You SMC has been damaged and needs to be reset and for that look to http://support.apple.com/kb/ht3964

Now regarding your CPU% I agree with cksum and bmike. Your battery does have sensors in it and if your battery is missing or damaged then you should get it replaced because the fans and unit will freak out under stress or time. Additionally I would also suggest running Apple Hardware Test which should be on one of your systems grey DVDs that shipped with the unit. Running AHT tests the sensors quickly and does CPU and RAM checks which is something handy in this case. I don't want to think there was any reason ESD damage could happen but it is a risk and possibility.


rdoxenham's method does fix the kernel_task issue, but it doesn't bring the cpu's performance back to its actual mode. Let me give you my story's background.

I have a MBP 15'Inch Early 2011(i7, 10GB RAM), So its been a while that it's battery died & I did face the GPU & CPU lag until rdoxenham's fix.

This process is a temporarily fix until we replace our dead/old/faulty battery. Without the battery in the laptop the CPU isn't taking in enough power that it needs to run at its optimum level.

If you use GeekBench for testing your laptop's performance you will notice the difference in your laptop's score & others out their without this issue.

My score seemed affected by the cpu not getting the power it needed without the battery in. This Fix solves the software part of the issue but doesn't solve the hardware part.

Our CPU's need their juice and i would say This FIX is a GREAT fix for them, who's just facing the kernel issue with a working condition battery. But for someone like me(running a macbook without a battery) this doesn't solve everything. GET A BATTERY ASAP. AMAZON it!


rdoxenham's metod worked for me too. This was my issue:

MacBook Pro (13-inch, Early 2011), macOS 10.12.1 Sierra. The battery had been dead since a while back but the computer had worked fine. One day it suddenly wouldn't wake up from sleep and the power button didn't react. I pulled out and put back the power cord and could then boot again. Booting now took many minutes and everything lagged. Mouse moved in something like 0.5 fps. Everything worked but there was extreme lag. Animations, the cursor, keyboard input, the time required for opening applications – everything. Activity monitor reported the system using close to 100 % of the CPU almost always. Sometimes it went down a bit and the lag got a bit better. For short moments CPU activity was normal and then everything worked fine, but the problems returned after a minute. kernel_task was reported as using much more CPU than what was available – between 200-1000 %. The problem remained despite reboots and letting the computer stay on overnight. The computer was unusable.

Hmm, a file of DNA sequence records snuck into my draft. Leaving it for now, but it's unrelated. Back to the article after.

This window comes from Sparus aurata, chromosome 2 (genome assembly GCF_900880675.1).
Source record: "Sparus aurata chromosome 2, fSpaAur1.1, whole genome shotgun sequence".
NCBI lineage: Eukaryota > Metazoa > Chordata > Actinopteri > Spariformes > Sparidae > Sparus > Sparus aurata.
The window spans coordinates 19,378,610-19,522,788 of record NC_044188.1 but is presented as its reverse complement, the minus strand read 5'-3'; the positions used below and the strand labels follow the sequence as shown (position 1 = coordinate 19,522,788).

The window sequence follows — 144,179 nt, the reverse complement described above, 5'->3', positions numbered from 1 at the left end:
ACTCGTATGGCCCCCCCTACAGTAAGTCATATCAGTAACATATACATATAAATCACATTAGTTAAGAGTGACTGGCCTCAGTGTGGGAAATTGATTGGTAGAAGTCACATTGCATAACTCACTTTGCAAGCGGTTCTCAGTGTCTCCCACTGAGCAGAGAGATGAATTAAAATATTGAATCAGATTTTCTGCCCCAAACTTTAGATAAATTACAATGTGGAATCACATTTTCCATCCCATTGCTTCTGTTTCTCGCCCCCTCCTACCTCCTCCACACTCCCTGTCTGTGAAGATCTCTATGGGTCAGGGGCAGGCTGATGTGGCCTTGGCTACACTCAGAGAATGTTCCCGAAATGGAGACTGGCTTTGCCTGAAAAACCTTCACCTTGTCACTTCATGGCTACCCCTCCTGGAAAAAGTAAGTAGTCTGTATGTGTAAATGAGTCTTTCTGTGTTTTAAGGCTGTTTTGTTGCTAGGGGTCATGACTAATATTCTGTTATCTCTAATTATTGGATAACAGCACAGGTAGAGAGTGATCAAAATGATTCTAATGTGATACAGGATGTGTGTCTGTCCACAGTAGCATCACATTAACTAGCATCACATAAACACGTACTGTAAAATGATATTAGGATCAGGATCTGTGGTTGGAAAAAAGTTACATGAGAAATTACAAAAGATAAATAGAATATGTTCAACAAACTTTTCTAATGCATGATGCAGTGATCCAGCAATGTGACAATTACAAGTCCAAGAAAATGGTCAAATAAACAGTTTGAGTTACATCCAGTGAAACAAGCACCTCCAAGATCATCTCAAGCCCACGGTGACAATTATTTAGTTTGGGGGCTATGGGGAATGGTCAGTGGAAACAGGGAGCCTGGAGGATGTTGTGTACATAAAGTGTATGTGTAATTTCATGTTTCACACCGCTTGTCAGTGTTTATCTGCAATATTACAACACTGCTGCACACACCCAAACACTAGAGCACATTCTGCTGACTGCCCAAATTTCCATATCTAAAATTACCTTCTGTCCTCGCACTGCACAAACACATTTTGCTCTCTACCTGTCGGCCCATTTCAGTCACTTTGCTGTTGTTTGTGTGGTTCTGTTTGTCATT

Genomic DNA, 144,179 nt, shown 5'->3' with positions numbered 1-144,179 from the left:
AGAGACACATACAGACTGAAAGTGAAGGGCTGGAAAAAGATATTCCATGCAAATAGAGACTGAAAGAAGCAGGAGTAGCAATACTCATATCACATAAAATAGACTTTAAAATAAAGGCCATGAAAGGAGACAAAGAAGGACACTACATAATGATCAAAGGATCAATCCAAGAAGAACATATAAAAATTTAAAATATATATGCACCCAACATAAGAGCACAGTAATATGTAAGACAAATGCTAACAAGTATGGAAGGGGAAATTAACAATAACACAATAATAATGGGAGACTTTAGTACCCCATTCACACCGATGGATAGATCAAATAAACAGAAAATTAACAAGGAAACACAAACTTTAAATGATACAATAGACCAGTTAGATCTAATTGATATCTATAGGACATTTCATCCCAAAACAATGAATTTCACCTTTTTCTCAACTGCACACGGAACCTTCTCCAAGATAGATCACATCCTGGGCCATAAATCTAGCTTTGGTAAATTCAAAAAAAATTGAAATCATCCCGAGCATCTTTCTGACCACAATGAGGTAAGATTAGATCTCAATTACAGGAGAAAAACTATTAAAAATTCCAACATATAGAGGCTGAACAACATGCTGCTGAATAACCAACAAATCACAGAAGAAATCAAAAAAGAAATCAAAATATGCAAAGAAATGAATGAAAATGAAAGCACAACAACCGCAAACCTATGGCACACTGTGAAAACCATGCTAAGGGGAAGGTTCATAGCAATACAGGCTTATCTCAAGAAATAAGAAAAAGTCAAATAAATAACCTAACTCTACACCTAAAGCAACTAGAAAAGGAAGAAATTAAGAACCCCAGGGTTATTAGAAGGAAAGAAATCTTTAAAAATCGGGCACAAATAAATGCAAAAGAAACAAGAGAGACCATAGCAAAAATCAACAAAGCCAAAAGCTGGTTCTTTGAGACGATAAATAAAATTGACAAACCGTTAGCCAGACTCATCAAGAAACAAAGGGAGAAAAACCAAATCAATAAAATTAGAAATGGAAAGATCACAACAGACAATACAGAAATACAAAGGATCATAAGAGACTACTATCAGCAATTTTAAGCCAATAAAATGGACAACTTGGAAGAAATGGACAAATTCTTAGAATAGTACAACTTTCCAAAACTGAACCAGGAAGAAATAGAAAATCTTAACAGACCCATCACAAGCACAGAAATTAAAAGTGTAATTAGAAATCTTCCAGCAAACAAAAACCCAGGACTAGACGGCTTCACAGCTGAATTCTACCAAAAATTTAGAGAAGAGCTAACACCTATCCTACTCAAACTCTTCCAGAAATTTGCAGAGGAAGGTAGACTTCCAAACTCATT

I ruled out bad software and many potential sources of bad hardware. I tried all of this, but the problem remained:

  • Took out the HDD and booted from it externally
  • Booted from another HDD externally, running OS X 10.8 Mountain Lion.
  • Disconnected the internal HDD SATA cable
  • Different power adapter
  • PRAM reset
  • SMC reset
  • Reseated both RAM modules
  • Used only one of the RAM modules at a time, in different slots, to rule out any one of the modules or slots being bad
  • Disconnected the battery
  • Disconnected the AirPort/Bluetooth cable
  • Disconnected the trackpad

I suspected a logic board issue. But I then tried moving out the appropriate kext file from /System/Library/Extensions/IOPlatformPluginFamily.kext/Contents/PlugIns/ACPI_SMC_PlatformPlugin.kext/Contents/Resources/. Like magic, the computer now seems to work fine again. I'll see if I can get a hold on a replacement battery and put back the kext, but for now this will do. I don't get how removing a kext could result in overheating. A kext is part of a specific installation of the OS and would for example not be present when booting into Windows or something else. Surely the temperature must primarily be controlled by something lower level. But well, if the computer dies, it dies. It didn't work before this fix anyway.